Cali seeks help from China on rail
U.S. and Chinese flags hang at the Great Hall of People in Beijing, China.
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STEVE CHIOTAKIS: On a trade mission to China last weekend, California Governor Arnold Schwarzenegger laid out a proposal for the Chinese to invest money into high speed rail. The Golden State's $19 billion in the red, and the governor's looking for investments.
Marketplace's China bureau chief Rob Schmitz reports, the Chinese might be the best choice out there.
ROB SCHMITZ: From Anchorage, Alaska, to New York City: that's the length of China's high-speed rail network. It's the longest system in the world, and the country plans to double its size by 2020.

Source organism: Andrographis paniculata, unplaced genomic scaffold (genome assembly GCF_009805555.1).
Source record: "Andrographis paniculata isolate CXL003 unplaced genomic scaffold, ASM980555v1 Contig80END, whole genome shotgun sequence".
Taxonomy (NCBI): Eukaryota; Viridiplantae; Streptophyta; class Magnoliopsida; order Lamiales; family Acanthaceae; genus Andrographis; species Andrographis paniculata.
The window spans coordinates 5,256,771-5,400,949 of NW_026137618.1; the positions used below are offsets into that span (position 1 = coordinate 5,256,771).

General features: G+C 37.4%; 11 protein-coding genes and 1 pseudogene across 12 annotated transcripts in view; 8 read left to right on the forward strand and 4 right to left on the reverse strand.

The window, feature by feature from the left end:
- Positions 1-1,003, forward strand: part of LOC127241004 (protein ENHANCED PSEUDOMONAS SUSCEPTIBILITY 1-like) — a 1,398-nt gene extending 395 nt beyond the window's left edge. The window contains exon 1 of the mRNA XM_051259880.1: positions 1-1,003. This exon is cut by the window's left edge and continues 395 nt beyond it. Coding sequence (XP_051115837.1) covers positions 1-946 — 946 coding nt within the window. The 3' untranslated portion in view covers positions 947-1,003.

John Scales is the World Bank's transport coordinator in China.
JOHN SCALES: If China was able to take the knowledge and experience they have in building and developing the railways and effectively use that knowledge elsewhere, I think it would be beneficial to whatever country they were to work with.
European and Japanese companies have traditionally dominated the $155 billion global market for building railways. Watch out for China -- Chinese companies are building high-speed rail projects from Saudi Arabia to Turkey to Venezuela. Is California next? First, the cash-strapped state needs to come up with the money. Once that's in place, the Chinese will want to make sure they get a better reception than the last time they came to the U.S. to build railroads 150 years ago.
In Shanghai, I'm Rob Schmitz for Marketplace.